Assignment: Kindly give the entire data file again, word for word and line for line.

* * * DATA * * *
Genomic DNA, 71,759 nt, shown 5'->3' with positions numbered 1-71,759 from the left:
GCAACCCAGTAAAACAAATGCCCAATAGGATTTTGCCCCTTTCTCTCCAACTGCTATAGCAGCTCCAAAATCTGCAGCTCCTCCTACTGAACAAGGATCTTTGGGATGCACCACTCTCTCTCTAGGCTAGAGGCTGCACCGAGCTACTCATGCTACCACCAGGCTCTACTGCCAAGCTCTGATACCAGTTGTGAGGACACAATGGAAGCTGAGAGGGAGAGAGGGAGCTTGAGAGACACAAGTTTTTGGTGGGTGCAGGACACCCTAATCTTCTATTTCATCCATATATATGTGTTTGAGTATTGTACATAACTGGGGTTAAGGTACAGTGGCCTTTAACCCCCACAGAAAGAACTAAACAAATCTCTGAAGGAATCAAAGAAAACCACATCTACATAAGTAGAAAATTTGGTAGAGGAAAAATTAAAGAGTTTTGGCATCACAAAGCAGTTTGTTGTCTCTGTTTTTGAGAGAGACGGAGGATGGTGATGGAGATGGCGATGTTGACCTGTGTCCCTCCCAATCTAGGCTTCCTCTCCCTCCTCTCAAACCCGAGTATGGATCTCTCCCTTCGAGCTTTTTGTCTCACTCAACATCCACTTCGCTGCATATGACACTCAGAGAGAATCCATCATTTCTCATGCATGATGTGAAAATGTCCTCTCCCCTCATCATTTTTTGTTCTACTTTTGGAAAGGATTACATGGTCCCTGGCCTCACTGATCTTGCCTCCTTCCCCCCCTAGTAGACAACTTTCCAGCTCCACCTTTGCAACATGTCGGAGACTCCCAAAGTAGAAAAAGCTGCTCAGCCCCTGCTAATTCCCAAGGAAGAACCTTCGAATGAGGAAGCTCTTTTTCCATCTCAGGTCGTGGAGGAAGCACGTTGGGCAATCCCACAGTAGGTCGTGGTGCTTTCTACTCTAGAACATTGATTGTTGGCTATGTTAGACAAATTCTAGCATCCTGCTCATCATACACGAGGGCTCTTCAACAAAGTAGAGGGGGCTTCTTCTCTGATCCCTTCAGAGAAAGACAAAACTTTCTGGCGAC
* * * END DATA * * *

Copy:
Genomic DNA, 71,759 nt, shown 5'->3' with positions numbered 1-71,759 from the left:
GCAACCCAGTAAAACAAATGCCCAATAGGATTTTGCCCCTTTCTCTCCAACTGCTATAGCAGCTCCAAAATCTGCAGCTCCTCCTACTGAACAAGGATCTTTGGGATGCACCACTCTCTCTCTAGGCTAGAGGCTGCACCGAGCTACTCATGCTACCACCAGGCTCTACTGCCAAGCTCTGATACCAGTTGTGAGGACACAATGGAAGCTGAGAGGGAGAGAGGGAGCTTGAGAGACACAAGTTTTTGGTGGGTGCAGGACACCCTAATCTTCTATTTCATCCATATATATGTGTTTGAGTATTGTACATAACTGGGGTTAAGGTACAGTGGCCTTTAACCCCCACAGAAAGAACTAAACAAATCTCTGAAGGAATCAAAGAAAACCACATCTACATAAGTAGAAAATTTGGTAGAGGAAAAATTAAAGAGTTTTGGCATCACAAAGCAGTTTGTTGTCTCTGTTTTTGAGAGAGACGGAGGATGGTGATGGAGATGGCGATGTTGACCTGTGTCCCTCCCAATCTAGGCTTCCTCTCCCTCCTCTCAAACCCGAGTATGGATCTCTCCCTTCGAGCTTTTTGTCTCACTCAACATCCACTTCGCTGCATATGACACTCAGAGAGAATCCATCATTTCTCATGCATGATGTGAAAATGTCCTCTCCCCTCATCATTTTTTGTTCTACTTTTGGAAAGGATTACATGGTCCCTGGCCTCACTGATCTTGCCTCCTTCCCCCCCTAGTAGACAACTTTCCAGCTCCACCTTTGCAACATGTCGGAGACTCCCAAAGTAGAAAAAGCTGCTCAGCCCCTGCTAATTCCCAAGGAAGAACCTTCGAATGAGGAAGCTCTTTTTCCATCTCAGGTCGTGGAGGAAGCACGTTGGGCAATCCCACAGTAGGTCGTGGTGCTTTCTACTCTAGAACATTGATTGTTGGCTATGTTAGACAAATTCTAGCATCCTGCTCATCATACACGAGGGCTCTTCAACAAAGTAGAGGGGGCTTCTTCTCTGATCCCTTCAGAGAAAGACAAAACTTTCTGGCGAC